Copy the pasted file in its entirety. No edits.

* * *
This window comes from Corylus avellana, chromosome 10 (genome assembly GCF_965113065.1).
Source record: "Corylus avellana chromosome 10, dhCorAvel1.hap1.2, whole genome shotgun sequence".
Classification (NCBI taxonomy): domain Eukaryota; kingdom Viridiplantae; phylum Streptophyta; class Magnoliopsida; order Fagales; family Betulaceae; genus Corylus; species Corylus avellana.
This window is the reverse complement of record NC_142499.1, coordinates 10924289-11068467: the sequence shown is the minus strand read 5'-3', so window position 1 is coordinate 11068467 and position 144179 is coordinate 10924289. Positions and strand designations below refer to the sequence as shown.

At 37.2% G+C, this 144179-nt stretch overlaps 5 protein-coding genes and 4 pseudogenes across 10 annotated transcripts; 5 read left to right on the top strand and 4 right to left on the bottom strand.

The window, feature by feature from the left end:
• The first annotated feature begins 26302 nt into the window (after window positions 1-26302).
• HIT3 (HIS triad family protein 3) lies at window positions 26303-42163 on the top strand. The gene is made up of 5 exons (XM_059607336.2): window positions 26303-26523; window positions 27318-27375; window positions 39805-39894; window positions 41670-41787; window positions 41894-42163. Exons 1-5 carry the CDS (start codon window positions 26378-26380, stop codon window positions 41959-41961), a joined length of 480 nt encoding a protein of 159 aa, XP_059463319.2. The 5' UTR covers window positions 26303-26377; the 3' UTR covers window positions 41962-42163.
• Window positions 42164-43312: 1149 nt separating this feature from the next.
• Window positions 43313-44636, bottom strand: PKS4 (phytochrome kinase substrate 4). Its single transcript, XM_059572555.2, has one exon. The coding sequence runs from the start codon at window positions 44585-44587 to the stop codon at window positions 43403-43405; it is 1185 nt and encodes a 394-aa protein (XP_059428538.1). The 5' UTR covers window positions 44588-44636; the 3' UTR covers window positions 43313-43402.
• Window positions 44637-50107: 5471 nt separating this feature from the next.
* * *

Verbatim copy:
This window comes from Corylus avellana, chromosome 10 (genome assembly GCF_965113065.1).
Source record: "Corylus avellana chromosome 10, dhCorAvel1.hap1.2, whole genome shotgun sequence".
Classification (NCBI taxonomy): domain Eukaryota; kingdom Viridiplantae; phylum Streptophyta; class Magnoliopsida; order Fagales; family Betulaceae; genus Corylus; species Corylus avellana.
This window is the reverse complement of record NC_142499.1, coordinates 10924289-11068467: the sequence shown is the minus strand read 5'-3', so window position 1 is coordinate 11068467 and position 144179 is coordinate 10924289. Positions and strand designations below refer to the sequence as shown.

At 37.2% G+C, this 144179-nt stretch overlaps 5 protein-coding genes and 4 pseudogenes across 10 annotated transcripts; 5 read left to right on the top strand and 4 right to left on the bottom strand.

The window, feature by feature from the left end:
• The first annotated feature begins 26302 nt into the window (after window positions 1-26302).
• HIT3 (HIS triad family protein 3) lies at window positions 26303-42163 on the top strand. The gene is made up of 5 exons (XM_059607336.2): window positions 26303-26523; window positions 27318-27375; window positions 39805-39894; window positions 41670-41787; window positions 41894-42163. Exons 1-5 carry the CDS (start codon window positions 26378-26380, stop codon window positions 41959-41961), a joined length of 480 nt encoding a protein of 159 aa, XP_059463319.2. The 5' UTR covers window positions 26303-26377; the 3' UTR covers window positions 41962-42163.
• Window positions 42164-43312: 1149 nt separating this feature from the next.
• Window positions 43313-44636, bottom strand: PKS4 (phytochrome kinase substrate 4). Its single transcript, XM_059572555.2, has one exon. The coding sequence runs from the start codon at window positions 44585-44587 to the stop codon at window positions 43403-43405; it is 1185 nt and encodes a 394-aa protein (XP_059428538.1). The 5' UTR covers window positions 44588-44636; the 3' UTR covers window positions 43313-43402.
• Window positions 44637-50107: 5471 nt separating this feature from the next.